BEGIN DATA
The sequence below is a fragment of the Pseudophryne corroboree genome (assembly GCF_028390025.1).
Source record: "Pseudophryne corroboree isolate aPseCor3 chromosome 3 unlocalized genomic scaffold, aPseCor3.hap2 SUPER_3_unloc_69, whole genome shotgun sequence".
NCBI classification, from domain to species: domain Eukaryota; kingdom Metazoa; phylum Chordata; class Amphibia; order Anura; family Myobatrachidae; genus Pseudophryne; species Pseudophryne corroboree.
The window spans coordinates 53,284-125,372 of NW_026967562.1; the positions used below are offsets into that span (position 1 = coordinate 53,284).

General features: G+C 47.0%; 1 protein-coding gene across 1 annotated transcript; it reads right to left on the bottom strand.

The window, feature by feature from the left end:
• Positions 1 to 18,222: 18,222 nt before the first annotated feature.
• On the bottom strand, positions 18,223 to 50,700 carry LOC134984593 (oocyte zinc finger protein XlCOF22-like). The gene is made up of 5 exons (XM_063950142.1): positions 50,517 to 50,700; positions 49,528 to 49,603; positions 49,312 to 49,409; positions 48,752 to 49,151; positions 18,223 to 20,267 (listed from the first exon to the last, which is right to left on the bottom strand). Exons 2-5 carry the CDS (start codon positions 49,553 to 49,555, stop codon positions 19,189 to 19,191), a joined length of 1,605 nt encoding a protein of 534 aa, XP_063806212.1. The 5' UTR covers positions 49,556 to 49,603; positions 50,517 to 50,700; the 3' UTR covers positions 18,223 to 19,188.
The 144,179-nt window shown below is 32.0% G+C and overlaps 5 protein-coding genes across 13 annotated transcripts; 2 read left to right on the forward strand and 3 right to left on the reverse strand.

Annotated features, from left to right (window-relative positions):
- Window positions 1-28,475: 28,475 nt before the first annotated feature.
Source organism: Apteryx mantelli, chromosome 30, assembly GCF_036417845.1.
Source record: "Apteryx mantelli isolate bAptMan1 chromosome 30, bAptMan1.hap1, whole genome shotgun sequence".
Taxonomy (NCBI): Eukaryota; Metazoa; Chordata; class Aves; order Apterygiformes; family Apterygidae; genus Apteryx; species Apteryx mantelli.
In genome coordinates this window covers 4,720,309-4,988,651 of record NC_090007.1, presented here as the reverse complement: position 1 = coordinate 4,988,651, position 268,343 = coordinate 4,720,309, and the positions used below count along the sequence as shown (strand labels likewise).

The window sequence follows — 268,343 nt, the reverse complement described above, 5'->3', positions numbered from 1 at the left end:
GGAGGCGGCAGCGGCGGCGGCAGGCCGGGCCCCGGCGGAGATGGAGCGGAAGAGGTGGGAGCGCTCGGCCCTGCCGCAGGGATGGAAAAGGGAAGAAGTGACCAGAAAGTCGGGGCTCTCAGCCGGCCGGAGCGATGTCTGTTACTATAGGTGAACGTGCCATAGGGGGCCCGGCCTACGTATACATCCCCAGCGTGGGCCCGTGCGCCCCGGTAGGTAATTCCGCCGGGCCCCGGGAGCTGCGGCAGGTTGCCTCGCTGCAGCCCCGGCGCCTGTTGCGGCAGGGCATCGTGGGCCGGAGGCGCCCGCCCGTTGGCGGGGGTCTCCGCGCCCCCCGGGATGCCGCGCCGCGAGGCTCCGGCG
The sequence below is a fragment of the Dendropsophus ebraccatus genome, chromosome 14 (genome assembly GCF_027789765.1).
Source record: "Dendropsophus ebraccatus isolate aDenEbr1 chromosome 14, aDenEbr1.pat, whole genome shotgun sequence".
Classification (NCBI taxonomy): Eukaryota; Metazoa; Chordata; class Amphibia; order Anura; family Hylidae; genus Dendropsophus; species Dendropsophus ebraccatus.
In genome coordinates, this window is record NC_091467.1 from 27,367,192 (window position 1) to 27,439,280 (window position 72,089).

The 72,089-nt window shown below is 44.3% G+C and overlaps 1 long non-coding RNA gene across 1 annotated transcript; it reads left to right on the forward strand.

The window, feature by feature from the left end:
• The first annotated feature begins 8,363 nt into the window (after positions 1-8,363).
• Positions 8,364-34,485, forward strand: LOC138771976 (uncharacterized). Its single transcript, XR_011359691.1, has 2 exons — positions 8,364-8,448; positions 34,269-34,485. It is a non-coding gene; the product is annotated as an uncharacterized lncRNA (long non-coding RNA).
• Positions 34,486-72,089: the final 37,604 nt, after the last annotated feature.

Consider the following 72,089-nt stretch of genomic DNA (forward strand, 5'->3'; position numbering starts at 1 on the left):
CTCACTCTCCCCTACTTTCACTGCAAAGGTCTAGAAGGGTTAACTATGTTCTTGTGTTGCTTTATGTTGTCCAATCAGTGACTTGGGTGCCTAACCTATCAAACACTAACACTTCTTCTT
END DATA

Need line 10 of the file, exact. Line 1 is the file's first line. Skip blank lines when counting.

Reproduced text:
Annotated features, from left to right (window-relative positions):